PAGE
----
I am sure that I would have loved the whole day, meeting other children, as we had no  neighbours with children to play with.  I always enjoyed school as life went on and playing in bare feet became the norm, as you can see. 

It never occurred to me as a child that I was different; I lived it every day.

We did, my siblings and I. It was the way we spoke, dressed and even the fact that we were held so close to the family nest. Nevertheless we were lucky because our home was gentle and kind; warm beds, hot food, home baked cakes and love, loads of love.

We had a Mum who served our lunch when we came in from school, dried our tears and bought us special ‘well making’ chocolate when we were ill.

The ‘Winchester Castle’ first brought us to our new home in South Africa. A choice not taken lightly by the young Irish couple but nevertheless they made it, all for the benefit of a better future for their children. It changed the course of their lives forever.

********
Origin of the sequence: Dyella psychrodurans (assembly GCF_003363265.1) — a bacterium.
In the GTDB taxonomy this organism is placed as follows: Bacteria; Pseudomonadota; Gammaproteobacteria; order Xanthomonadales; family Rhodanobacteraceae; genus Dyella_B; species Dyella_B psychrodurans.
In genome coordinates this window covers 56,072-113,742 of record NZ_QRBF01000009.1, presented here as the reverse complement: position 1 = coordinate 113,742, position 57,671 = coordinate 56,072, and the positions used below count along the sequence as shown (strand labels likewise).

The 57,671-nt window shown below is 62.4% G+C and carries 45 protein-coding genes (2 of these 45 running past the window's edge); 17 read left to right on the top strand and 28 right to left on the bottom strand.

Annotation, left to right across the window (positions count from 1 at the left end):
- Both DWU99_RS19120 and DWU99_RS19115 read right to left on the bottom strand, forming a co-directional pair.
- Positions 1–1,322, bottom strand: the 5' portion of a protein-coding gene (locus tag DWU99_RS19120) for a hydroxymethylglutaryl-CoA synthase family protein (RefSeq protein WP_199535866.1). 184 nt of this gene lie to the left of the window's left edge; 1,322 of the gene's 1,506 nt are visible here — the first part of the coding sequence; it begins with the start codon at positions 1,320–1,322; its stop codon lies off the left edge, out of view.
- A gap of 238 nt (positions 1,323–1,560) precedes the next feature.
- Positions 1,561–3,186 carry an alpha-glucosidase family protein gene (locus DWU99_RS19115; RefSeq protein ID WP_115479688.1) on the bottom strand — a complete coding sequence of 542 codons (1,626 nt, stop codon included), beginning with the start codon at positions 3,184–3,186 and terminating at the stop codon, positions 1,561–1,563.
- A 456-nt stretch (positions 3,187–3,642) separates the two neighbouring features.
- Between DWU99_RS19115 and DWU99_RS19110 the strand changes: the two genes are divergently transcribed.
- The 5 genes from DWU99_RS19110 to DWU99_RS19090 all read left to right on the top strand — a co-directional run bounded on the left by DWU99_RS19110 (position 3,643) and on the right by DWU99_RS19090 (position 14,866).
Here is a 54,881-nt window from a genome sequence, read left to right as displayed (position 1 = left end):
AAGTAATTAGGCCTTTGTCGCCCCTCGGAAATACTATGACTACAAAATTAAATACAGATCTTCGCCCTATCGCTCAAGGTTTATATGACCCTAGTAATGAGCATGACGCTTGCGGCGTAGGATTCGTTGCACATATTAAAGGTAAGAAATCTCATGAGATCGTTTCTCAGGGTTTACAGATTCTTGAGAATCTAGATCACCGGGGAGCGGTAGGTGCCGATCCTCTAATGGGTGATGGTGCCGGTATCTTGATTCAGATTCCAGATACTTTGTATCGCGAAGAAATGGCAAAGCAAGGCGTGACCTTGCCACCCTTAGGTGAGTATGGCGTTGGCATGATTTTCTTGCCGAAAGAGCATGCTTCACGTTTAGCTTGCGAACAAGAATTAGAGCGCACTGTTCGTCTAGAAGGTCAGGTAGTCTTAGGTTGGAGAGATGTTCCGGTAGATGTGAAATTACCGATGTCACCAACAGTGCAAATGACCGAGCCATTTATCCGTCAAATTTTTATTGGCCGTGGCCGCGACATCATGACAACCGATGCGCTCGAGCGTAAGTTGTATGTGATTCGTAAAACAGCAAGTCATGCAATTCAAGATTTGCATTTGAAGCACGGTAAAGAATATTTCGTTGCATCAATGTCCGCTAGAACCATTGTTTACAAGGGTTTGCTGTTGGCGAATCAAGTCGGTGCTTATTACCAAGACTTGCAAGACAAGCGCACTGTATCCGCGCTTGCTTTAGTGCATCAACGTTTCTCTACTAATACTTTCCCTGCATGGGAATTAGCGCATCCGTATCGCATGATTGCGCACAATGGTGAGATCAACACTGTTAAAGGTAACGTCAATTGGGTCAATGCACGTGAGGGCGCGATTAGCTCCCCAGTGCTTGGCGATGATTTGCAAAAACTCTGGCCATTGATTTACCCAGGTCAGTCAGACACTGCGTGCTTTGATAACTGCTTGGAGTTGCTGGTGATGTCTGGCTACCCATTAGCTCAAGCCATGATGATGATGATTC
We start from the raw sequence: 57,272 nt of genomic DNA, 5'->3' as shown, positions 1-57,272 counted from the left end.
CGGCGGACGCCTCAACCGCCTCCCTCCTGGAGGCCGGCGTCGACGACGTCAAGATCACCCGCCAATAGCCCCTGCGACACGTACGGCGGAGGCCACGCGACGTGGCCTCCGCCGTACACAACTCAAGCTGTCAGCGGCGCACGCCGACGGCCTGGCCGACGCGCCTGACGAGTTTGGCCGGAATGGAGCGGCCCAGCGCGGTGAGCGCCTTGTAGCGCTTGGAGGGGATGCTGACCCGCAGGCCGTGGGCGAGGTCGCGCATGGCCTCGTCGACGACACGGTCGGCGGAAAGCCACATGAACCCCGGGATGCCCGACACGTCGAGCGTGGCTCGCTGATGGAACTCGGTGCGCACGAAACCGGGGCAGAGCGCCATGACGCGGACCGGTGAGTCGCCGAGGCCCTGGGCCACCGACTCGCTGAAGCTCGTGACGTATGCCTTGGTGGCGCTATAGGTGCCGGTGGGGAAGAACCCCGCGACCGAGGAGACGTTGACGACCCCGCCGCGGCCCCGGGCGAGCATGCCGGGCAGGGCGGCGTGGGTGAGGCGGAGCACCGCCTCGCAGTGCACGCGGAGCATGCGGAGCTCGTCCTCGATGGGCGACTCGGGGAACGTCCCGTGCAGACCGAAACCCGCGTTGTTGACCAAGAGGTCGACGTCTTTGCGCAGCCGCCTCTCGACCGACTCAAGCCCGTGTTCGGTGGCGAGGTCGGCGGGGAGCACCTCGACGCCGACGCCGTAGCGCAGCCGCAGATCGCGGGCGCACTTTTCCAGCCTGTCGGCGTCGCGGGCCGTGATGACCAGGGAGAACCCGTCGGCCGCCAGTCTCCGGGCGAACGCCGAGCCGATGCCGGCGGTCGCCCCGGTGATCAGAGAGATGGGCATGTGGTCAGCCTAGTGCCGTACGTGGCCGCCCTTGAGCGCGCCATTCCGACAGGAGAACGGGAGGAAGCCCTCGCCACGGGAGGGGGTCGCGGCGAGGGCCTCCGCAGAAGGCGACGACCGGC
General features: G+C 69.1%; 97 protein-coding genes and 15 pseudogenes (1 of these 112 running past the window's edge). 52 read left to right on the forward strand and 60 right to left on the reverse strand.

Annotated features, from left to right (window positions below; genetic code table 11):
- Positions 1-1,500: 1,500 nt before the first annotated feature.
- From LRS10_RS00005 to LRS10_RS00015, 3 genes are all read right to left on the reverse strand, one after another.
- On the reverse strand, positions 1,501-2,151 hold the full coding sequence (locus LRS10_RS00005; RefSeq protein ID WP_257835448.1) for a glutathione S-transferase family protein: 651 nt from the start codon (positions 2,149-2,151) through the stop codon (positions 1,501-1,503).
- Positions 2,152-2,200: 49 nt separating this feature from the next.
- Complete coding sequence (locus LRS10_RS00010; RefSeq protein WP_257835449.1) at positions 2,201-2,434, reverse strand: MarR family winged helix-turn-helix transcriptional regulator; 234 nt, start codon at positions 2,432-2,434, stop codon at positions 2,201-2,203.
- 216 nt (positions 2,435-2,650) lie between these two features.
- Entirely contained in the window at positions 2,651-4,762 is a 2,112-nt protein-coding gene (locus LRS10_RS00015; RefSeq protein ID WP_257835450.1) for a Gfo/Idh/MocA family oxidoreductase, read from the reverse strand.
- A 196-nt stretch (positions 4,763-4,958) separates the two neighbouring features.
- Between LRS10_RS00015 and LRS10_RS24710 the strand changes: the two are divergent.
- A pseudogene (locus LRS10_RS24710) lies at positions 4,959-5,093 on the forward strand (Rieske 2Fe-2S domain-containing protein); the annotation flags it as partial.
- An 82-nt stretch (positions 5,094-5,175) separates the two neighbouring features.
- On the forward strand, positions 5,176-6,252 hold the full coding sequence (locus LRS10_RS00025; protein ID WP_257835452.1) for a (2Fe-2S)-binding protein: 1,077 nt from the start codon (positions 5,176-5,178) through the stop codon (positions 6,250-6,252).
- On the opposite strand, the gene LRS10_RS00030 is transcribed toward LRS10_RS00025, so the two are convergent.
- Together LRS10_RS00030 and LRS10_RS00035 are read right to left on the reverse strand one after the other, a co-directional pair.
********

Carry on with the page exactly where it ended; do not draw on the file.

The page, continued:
I grew up in Africa, an Irish girl who spoke the Queen’s English in an Afrikaans school. We were so unique at the first farm school we attended in Gumtree, that in the play ground during break, my older sister was made to recite or sing in English standing on a chair.

Of course my command and grounding of the Afrikaans language stems from those years. As children we saw no barriers, we got by with very little confusion, each speaking our own language.